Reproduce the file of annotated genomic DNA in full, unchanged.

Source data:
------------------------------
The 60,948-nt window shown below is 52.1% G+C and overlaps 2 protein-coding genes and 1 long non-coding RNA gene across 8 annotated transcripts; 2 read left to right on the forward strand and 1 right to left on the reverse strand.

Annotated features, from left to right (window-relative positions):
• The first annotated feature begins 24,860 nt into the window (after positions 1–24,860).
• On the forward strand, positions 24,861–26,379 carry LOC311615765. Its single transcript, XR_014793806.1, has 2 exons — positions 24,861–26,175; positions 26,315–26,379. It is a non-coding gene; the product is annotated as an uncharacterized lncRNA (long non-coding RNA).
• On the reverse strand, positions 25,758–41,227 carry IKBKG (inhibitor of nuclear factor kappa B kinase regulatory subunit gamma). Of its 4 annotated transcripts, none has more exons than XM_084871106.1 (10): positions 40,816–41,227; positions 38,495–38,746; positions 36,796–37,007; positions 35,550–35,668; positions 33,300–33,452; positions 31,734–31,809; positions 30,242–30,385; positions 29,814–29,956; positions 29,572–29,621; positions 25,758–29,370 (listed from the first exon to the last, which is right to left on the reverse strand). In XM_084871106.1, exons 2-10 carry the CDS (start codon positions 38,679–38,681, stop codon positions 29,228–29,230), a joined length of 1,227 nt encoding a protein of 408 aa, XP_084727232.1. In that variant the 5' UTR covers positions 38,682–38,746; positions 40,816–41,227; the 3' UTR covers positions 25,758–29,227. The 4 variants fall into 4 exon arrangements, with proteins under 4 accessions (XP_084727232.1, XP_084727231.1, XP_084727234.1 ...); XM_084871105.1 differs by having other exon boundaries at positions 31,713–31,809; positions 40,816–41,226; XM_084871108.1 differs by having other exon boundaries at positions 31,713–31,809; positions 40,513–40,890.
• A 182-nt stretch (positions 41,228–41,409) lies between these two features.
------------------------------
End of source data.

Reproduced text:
The 60,948-nt window shown below is 52.1% G+C and overlaps 2 protein-coding genes and 1 long non-coding RNA gene across 8 annotated transcripts; 2 read left to right on the forward strand and 1 right to left on the reverse strand.

Annotated features, from left to right (window-relative positions):
• The first annotated feature begins 24,860 nt into the window (after positions 1–24,860).
• On the forward strand, positions 24,861–26,379 carry LOC311615765. Its single transcript, XR_014793806.1, has 2 exons — positions 24,861–26,175; positions 26,315–26,379. It is a non-coding gene; the product is annotated as an uncharacterized lncRNA (long non-coding RNA).
• On the reverse strand, positions 25,758–41,227 carry IKBKG (inhibitor of nuclear factor kappa B kinase regulatory subunit gamma). Of its 4 annotated transcripts, none has more exons than XM_084871106.1 (10): positions 40,816–41,227; positions 38,495–38,746; positions 36,796–37,007; positions 35,550–35,668; positions 33,300–33,452; positions 31,734–31,809; positions 30,242–30,385; positions 29,814–29,956; positions 29,572–29,621; positions 25,758–29,370 (listed from the first exon to the last, which is right to left on the reverse strand). In XM_084871106.1, exons 2-10 carry the CDS (start codon positions 38,679–38,681, stop codon positions 29,228–29,230), a joined length of 1,227 nt encoding a protein of 408 aa, XP_084727232.1. In that variant the 5' UTR covers positions 38,682–38,746; positions 40,816–41,227; the 3' UTR covers positions 25,758–29,227. The 4 variants fall into 4 exon arrangements, with proteins under 4 accessions (XP_084727232.1, XP_084727231.1, XP_084727234.1 ...); XM_084871105.1 differs by having other exon boundaries at positions 31,713–31,809; positions 40,816–41,226; XM_084871108.1 differs by having other exon boundaries at positions 31,713–31,809; positions 40,513–40,890.
• A 182-nt stretch (positions 41,228–41,409) lies between these two features.